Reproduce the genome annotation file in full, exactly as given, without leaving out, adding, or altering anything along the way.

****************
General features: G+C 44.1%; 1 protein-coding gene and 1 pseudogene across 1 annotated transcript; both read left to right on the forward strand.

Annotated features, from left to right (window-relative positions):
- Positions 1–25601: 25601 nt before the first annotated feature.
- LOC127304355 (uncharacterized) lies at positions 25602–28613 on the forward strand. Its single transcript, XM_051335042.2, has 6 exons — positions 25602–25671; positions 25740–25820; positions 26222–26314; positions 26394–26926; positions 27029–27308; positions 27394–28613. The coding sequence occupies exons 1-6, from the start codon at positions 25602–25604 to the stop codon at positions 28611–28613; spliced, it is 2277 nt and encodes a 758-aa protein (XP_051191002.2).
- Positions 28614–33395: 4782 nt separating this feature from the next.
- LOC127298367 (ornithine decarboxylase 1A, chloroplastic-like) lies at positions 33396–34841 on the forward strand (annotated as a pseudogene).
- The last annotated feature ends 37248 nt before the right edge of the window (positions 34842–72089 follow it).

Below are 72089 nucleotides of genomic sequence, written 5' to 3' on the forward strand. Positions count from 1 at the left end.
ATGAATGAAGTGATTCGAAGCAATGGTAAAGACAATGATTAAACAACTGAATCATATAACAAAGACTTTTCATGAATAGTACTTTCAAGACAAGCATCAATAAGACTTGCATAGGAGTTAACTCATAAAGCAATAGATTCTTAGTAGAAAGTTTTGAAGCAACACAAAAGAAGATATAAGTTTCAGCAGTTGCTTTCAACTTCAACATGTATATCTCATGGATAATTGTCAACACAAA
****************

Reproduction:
General features: G+C 44.1%; 1 protein-coding gene and 1 pseudogene across 1 annotated transcript; both read left to right on the forward strand.

Annotated features, from left to right (window-relative positions):
- Positions 1–25601: 25601 nt before the first annotated feature.
- LOC127304355 (uncharacterized) lies at positions 25602–28613 on the forward strand. Its single transcript, XM_051335042.2, has 6 exons — positions 25602–25671; positions 25740–25820; positions 26222–26314; positions 26394–26926; positions 27029–27308; positions 27394–28613. The coding sequence occupies exons 1-6, from the start codon at positions 25602–25604 to the stop codon at positions 28611–28613; spliced, it is 2277 nt and encodes a 758-aa protein (XP_051191002.2).
- Positions 28614–33395: 4782 nt separating this feature from the next.
- LOC127298367 (ornithine decarboxylase 1A, chloroplastic-like) lies at positions 33396–34841 on the forward strand (annotated as a pseudogene).
- The last annotated feature ends 37248 nt before the right edge of the window (positions 34842–72089 follow it).

Below are 72089 nucleotides of genomic sequence, written 5' to 3' on the forward strand. Positions count from 1 at the left end.
ATGAATGAAGTGATTCGAAGCAATGGTAAAGACAATGATTAAACAACTGAATCATATAACAAAGACTTTTCATGAATAGTACTTTCAAGACAAGCATCAATAAGACTTGCATAGGAGTTAACTCATAAAGCAATAGATTCTTAGTAGAAAGTTTTGAAGCAACACAAAAGAAGATATAAGTTTCAGCAGTTGCTTTCAACTTCAACATGTATATCTCATGGATAATTGTCAACACAAA